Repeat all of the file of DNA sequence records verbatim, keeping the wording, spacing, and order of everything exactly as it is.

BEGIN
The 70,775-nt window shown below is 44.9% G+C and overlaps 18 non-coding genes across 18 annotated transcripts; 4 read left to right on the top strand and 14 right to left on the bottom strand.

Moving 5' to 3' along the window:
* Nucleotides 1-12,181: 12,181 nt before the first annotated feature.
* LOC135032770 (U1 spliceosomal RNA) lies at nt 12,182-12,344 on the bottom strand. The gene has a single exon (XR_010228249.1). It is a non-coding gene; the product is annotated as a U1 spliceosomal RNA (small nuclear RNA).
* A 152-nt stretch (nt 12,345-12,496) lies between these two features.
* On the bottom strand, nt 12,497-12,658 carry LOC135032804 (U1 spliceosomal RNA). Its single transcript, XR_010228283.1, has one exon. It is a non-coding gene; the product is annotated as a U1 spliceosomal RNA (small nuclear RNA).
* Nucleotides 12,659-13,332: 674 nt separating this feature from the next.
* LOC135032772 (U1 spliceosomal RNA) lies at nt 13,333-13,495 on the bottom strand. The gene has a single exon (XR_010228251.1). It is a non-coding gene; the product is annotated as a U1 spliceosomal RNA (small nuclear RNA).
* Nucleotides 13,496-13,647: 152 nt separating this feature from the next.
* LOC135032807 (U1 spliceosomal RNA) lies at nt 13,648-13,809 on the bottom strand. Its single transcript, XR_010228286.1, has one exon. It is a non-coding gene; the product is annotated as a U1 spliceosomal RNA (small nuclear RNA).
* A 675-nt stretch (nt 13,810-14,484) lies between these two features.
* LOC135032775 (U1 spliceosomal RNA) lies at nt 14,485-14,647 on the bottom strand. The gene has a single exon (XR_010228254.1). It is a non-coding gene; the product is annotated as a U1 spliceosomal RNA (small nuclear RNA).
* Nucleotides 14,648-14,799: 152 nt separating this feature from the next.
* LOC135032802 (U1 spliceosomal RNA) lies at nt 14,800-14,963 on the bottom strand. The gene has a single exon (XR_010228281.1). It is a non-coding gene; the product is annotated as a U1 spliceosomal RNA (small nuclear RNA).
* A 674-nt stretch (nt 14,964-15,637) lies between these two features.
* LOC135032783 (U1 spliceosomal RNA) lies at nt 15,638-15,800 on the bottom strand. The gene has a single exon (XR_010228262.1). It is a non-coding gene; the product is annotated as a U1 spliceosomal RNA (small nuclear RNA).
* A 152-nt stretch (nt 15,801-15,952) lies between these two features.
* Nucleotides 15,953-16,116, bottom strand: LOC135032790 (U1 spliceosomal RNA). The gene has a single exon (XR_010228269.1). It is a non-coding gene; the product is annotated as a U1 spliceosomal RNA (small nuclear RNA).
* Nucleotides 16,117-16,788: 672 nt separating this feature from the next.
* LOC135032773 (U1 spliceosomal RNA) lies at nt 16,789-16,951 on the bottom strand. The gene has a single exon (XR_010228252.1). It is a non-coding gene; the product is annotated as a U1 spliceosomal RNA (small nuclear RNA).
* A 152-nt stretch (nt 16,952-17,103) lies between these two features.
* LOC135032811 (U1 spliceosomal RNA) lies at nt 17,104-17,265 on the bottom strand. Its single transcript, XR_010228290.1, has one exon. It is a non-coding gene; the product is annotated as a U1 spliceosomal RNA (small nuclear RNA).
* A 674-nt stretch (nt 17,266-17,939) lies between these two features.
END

The 70,775-nt window shown below is 44.9% G+C and overlaps 18 non-coding genes across 18 annotated transcripts; 4 read left to right on the top strand and 14 right to left on the bottom strand.

Moving 5' to 3' along the window:
* Nucleotides 1-12,181: 12,181 nt before the first annotated feature.
* LOC135032770 (U1 spliceosomal RNA) lies at nt 12,182-12,344 on the bottom strand. The gene has a single exon (XR_010228249.1). It is a non-coding gene; the product is annotated as a U1 spliceosomal RNA (small nuclear RNA).
* A 152-nt stretch (nt 12,345-12,496) lies between these two features.
* On the bottom strand, nt 12,497-12,658 carry LOC135032804 (U1 spliceosomal RNA). Its single transcript, XR_010228283.1, has one exon. It is a non-coding gene; the product is annotated as a U1 spliceosomal RNA (small nuclear RNA).
* Nucleotides 12,659-13,332: 674 nt separating this feature from the next.
* LOC135032772 (U1 spliceosomal RNA) lies at nt 13,333-13,495 on the bottom strand. The gene has a single exon (XR_010228251.1). It is a non-coding gene; the product is annotated as a U1 spliceosomal RNA (small nuclear RNA).
* Nucleotides 13,496-13,647: 152 nt separating this feature from the next.
* LOC135032807 (U1 spliceosomal RNA) lies at nt 13,648-13,809 on the bottom strand. Its single transcript, XR_010228286.1, has one exon. It is a non-coding gene; the product is annotated as a U1 spliceosomal RNA (small nuclear RNA).
* A 675-nt stretch (nt 13,810-14,484) lies between these two features.
* LOC135032775 (U1 spliceosomal RNA) lies at nt 14,485-14,647 on the bottom strand. The gene has a single exon (XR_010228254.1). It is a non-coding gene; the product is annotated as a U1 spliceosomal RNA (small nuclear RNA).
* Nucleotides 14,648-14,799: 152 nt separating this feature from the next.
* LOC135032802 (U1 spliceosomal RNA) lies at nt 14,800-14,963 on the bottom strand. The gene has a single exon (XR_010228281.1). It is a non-coding gene; the product is annotated as a U1 spliceosomal RNA (small nuclear RNA).
* A 674-nt stretch (nt 14,964-15,637) lies between these two features.
* LOC135032783 (U1 spliceosomal RNA) lies at nt 15,638-15,800 on the bottom strand. The gene has a single exon (XR_010228262.1). It is a non-coding gene; the product is annotated as a U1 spliceosomal RNA (small nuclear RNA).
* A 152-nt stretch (nt 15,801-15,952) lies between these two features.
* Nucleotides 15,953-16,116, bottom strand: LOC135032790 (U1 spliceosomal RNA). The gene has a single exon (XR_010228269.1). It is a non-coding gene; the product is annotated as a U1 spliceosomal RNA (small nuclear RNA).
* Nucleotides 16,117-16,788: 672 nt separating this feature from the next.
* LOC135032773 (U1 spliceosomal RNA) lies at nt 16,789-16,951 on the bottom strand. The gene has a single exon (XR_010228252.1). It is a non-coding gene; the product is annotated as a U1 spliceosomal RNA (small nuclear RNA).
* A 152-nt stretch (nt 16,952-17,103) lies between these two features.
* LOC135032811 (U1 spliceosomal RNA) lies at nt 17,104-17,265 on the bottom strand. Its single transcript, XR_010228290.1, has one exon. It is a non-coding gene; the product is annotated as a U1 spliceosomal RNA (small nuclear RNA).
* A 674-nt stretch (nt 17,266-17,939) lies between these two features.